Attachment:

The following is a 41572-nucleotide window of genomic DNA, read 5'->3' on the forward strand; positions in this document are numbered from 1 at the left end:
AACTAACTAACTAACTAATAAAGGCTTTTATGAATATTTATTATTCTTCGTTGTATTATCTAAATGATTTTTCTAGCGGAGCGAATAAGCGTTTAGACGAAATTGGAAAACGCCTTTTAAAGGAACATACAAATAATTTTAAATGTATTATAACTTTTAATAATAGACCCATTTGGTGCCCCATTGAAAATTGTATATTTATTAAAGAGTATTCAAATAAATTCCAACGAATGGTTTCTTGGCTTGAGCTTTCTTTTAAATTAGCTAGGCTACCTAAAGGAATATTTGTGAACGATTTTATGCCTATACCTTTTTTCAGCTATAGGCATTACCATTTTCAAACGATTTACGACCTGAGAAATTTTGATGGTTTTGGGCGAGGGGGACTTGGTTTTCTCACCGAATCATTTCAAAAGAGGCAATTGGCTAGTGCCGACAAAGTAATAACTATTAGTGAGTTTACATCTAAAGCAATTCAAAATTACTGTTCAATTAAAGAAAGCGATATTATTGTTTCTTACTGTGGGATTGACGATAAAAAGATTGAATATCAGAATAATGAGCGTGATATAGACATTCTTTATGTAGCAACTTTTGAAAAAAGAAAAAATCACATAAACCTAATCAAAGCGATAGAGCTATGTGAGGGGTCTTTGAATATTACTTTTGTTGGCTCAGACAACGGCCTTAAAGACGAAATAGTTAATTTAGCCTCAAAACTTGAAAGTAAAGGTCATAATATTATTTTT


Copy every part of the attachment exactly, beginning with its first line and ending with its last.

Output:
The following is a 41572-nucleotide window of genomic DNA, read 5'->3' on the forward strand; positions in this document are numbered from 1 at the left end:
AACTAACTAACTAACTAATAAAGGCTTTTATGAATATTTATTATTCTTCGTTGTATTATCTAAATGATTTTTCTAGCGGAGCGAATAAGCGTTTAGACGAAATTGGAAAACGCCTTTTAAAGGAACATACAAATAATTTTAAATGTATTATAACTTTTAATAATAGACCCATTTGGTGCCCCATTGAAAATTGTATATTTATTAAAGAGTATTCAAATAAATTCCAACGAATGGTTTCTTGGCTTGAGCTTTCTTTTAAATTAGCTAGGCTACCTAAAGGAATATTTGTGAACGATTTTATGCCTATACCTTTTTTCAGCTATAGGCATTACCATTTTCAAACGATTTACGACCTGAGAAATTTTGATGGTTTTGGGCGAGGGGGACTTGGTTTTCTCACCGAATCATTTCAAAAGAGGCAATTGGCTAGTGCCGACAAAGTAATAACTATTAGTGAGTTTACATCTAAAGCAATTCAAAATTACTGTTCAATTAAAGAAAGCGATATTATTGTTTCTTACTGTGGGATTGACGATAAAAAGATTGAATATCAGAATAATGAGCGTGATATAGACATTCTTTATGTAGCAACTTTTGAAAAAAGAAAAAATCACATAAACCTAATCAAAGCGATAGAGCTATGTGAGGGGTCTTTGAATATTACTTTTGTTGGCTCAGACAACGGCCTTAAAGACGAAATAGTTAATTTAGCCTCAAAACTTGAAAGTAAAGGTCATAATATTATTTTT